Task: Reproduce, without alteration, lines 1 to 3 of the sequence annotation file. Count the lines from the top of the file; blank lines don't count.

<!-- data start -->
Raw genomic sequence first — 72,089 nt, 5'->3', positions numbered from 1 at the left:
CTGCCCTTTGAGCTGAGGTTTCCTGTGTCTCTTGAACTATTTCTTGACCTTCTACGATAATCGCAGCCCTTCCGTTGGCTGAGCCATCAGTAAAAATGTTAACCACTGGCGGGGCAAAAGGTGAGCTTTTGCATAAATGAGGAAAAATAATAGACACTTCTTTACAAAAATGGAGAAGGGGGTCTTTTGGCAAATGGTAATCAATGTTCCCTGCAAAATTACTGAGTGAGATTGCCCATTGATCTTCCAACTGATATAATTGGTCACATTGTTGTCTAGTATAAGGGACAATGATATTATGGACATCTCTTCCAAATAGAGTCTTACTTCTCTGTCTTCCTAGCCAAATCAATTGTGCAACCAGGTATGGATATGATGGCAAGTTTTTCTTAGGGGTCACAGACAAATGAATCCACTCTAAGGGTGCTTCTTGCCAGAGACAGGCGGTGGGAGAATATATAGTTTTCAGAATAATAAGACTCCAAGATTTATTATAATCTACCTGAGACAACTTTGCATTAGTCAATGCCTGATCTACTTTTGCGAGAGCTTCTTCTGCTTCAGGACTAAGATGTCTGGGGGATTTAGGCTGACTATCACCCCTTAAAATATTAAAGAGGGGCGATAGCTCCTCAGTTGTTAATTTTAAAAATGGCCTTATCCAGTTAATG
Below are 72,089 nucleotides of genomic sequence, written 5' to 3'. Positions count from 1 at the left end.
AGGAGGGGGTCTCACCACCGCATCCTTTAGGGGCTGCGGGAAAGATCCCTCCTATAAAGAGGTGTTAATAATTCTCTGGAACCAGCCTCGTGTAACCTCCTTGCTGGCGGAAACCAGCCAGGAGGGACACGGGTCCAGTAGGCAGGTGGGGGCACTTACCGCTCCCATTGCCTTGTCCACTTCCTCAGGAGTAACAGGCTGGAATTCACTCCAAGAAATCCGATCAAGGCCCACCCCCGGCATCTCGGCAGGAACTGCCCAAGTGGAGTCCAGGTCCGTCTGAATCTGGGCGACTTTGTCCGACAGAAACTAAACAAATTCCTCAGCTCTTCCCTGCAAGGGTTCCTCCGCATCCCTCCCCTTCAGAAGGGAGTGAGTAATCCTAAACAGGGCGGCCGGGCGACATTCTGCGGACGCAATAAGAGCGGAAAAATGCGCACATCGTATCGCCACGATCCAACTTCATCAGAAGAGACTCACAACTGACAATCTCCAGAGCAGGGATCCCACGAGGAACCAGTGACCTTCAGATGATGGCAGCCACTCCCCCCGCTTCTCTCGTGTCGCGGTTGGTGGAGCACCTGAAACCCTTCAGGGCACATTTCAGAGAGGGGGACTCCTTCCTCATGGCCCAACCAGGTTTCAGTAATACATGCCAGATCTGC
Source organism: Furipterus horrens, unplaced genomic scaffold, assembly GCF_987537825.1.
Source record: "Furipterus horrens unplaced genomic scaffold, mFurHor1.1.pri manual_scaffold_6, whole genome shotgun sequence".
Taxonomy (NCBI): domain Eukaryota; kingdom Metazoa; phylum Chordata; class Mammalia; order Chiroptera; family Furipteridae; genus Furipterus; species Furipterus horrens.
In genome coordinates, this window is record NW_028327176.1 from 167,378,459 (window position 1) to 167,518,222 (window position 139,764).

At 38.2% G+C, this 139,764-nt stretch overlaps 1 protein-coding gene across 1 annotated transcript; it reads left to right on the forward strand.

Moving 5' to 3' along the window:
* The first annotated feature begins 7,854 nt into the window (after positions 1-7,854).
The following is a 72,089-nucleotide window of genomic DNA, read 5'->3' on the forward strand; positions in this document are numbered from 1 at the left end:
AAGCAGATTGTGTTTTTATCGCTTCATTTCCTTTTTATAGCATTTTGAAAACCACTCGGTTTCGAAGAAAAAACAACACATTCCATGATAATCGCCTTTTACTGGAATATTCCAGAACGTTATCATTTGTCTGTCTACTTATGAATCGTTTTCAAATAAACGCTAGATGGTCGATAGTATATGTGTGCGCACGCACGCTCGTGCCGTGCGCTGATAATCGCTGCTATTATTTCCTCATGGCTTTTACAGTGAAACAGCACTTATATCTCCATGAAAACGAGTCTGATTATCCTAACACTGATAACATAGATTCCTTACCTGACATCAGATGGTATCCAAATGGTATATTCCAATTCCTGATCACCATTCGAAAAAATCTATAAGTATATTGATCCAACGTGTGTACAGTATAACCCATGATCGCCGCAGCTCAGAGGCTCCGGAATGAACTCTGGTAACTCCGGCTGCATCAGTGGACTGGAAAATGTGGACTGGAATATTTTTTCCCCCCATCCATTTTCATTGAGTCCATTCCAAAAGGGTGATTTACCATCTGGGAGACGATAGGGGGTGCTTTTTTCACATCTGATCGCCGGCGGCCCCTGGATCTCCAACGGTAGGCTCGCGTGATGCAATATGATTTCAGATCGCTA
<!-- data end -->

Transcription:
Raw genomic sequence first — 72,089 nt, 5'->3', positions numbered from 1 at the left:
CTGCCCTTTGAGCTGAGGTTTCCTGTGTCTCTTGAACTATTTCTTGACCTTCTACGATAATCGCAGCCCTTCCGTTGGCTGAGCCATCAGTAAAAATGTTAACCACTGGCGGGGCAAAAGGTGAGCTTTTGCATAAATGAGGAAAAATAATAGACACTTCTTTACAAAAATGGAGAAGGGGGTCTTTTGGCAAATGGTAATCAATGTTCCCTGCAAAATTACTGAGTGAGATTGCCCATTGATCTTCCAACTGATATAATTGGTCACATTGTTGTCTAGTATAAGGGACAATGATATTATGGACATCTCTTCCAAATAGAGTCTTACTTCTCTGTCTTCCTAGCCAAATCAATTGTGCAACCAGGTATGGATATGATGGCAAGTTTTTCTTAGGGGTCACAGACAAATGAATCCACTCTAAGGGTGCTTCTTGCCAGAGACAGGCGGTGGGAGAATATATAGTTTTCAGAATAATAAGACTCCAAGATTTATTATAATCTACCTGAGACAACTTTGCATTAGTCAATGCCTGATCTACTTTTGCGAGAGCTTCTTCTGCTTCAGGACTAAGATGTCTGGGGGATTTAGGCTGACTATCACCCCTTAAAATATTAAAGAGGGGCGATAGCTCCTCAGTTGTTAATTTTAAAAATGGCCTTATCCAGTTAATG
Below are 72,089 nucleotides of genomic sequence, written 5' to 3'. Positions count from 1 at the left end.